Every time there is a mass shooting or a horrific criminal act, the news brings up the mental health history of the person who committed these crime. Television crime dramas also indicate the reason for the killer’s actions is mental illness. In fact, both dramas and news shows hardly ever portray those with mental illness as not dangerous. They never state the facts. Instead they go over and over the fact that a person’s mental illness drove him or her to do such awful things. This places a stigma on all those who have mental illness. People become afraid of those suffering with such an illness when they have no need to.
Carrie Barron M.D in her article, “Mental Illness Does Not Equal Dangerous, Mostly,” at Psychology Today (https://www.psychologytoday.com/us/blog/the-creativity-cure/201509/mental-illness-does-not-equal-dangerous-mostly) states, “Most mentally ill people are not dangerous. In fact, only 3-5% of firearm assaults are linked to people with serious mental illness and those with mental illness are more likely than others to be the victim of a crime.”
In an article called “Gun Violence and Mental Illness: Myths and Evidence-Based Facts” by Joel Miller posted 10-03-2017 13:26, on American Mental Health Counselors Association website (http://www.amhca.org/blogs/joel-miller/2017/10/03/gun-violence-and-mental-illnessmyths-and-evidence-based-facts), Miller states, “People with serious mental illness are rarely violent. Only 3 to 5 percent of all violence, including but not limited to firearm violence, is attributable to serious mental illness. The large majority of gun violence toward others is not caused by mental illness.”
If most people who are suffering from mental illness are only dangerous to themselves, then why is it when a crime is committed, they point out a person’s mental illness? Yes, there are circumstances where a person’s illness is severe, untreated and psychotic enough that they carry out awful crimes, but these are only a small percentage. The majority of those who suffer with such an illness have hurt no one, but themselves. No one seems to mention that on television.
I, a person with mental illness, find it insulting that we are all represented by the few who are dangerous to others. Many people fear treatment because they are afraid society will label them as a danger to all. I’ve faced this stigma myself. I lost friends because they feared I might hurt them. I had a manager where I worked tell me because I have a mental illness I was a danger to customers and employees, yet the only person I ever hurt was myself. Those who know me well know I could never hurt another person, yet I got labeled dangerous because I suffer with a mental illness.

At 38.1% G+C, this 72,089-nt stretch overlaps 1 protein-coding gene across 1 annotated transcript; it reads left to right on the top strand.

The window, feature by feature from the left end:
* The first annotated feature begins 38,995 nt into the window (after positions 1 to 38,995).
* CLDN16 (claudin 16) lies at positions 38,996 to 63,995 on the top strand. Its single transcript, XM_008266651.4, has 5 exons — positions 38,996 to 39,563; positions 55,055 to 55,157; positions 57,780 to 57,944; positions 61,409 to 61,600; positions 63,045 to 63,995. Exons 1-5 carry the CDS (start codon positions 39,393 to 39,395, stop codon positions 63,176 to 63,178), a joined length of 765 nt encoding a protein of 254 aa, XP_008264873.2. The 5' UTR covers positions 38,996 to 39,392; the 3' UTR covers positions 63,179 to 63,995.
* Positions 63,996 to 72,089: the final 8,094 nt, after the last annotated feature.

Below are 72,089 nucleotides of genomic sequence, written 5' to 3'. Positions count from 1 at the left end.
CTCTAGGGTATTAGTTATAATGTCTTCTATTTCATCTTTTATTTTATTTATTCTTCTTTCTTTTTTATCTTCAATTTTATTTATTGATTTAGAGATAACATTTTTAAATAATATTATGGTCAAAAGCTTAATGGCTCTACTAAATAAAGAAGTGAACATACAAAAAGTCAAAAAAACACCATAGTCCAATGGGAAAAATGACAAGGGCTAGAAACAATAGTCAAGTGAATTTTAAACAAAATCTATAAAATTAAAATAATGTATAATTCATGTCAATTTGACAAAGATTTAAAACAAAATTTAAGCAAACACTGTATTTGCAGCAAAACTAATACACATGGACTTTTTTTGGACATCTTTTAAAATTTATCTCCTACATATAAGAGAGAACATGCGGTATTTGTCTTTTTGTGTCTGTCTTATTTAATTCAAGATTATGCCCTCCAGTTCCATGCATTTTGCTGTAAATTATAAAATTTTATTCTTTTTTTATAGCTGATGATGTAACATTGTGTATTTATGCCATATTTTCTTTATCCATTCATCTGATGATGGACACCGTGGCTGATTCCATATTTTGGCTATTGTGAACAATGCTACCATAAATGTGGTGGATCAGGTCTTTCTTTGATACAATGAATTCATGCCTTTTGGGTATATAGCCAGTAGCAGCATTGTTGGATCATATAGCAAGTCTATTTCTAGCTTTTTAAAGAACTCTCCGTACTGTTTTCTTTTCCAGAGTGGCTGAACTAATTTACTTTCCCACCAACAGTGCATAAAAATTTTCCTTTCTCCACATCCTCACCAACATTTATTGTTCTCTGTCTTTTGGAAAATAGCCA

My plea to show producers and news reporters is, “Don’t blame all crimes on those with mental illness, and if it is their illness that drove them to do it, tell the facts. Tell America and the whole world that most people with mental illness are not violent. Encourage those who are not getting help to seek help and they will not be judged.”
It’s up to us who struggle with mental illness to let our voices be heard. Write letters to your news stations, write articles, post blogs, and write to whoever you can think of. Don’t let yourself be labeled as dangerous. Show the world you are not harmful.
I do my part in speaking for those who have mental illness with my blog and other writings. I plan on finding other ways to educate society about those with mental illness. Who is with me? Who is willing to stand up for yourself and all others struggling with mental illness? Who else is sick of being stuck behind the stigma that all with mental illness are dangerous? If you are with me pull out, your pens and computers and start writing. Tell the world and show the world we are good, harmless people. Together we can make a difference.
I proudly teach, encourage and dispel stigma about mental illness with my writing. I plan to let my voice be heard through my blog and much more. Because I’m willing to fight stigma, I stand proudly in a new light, a light of acceptance, of understanding, and of encouragement.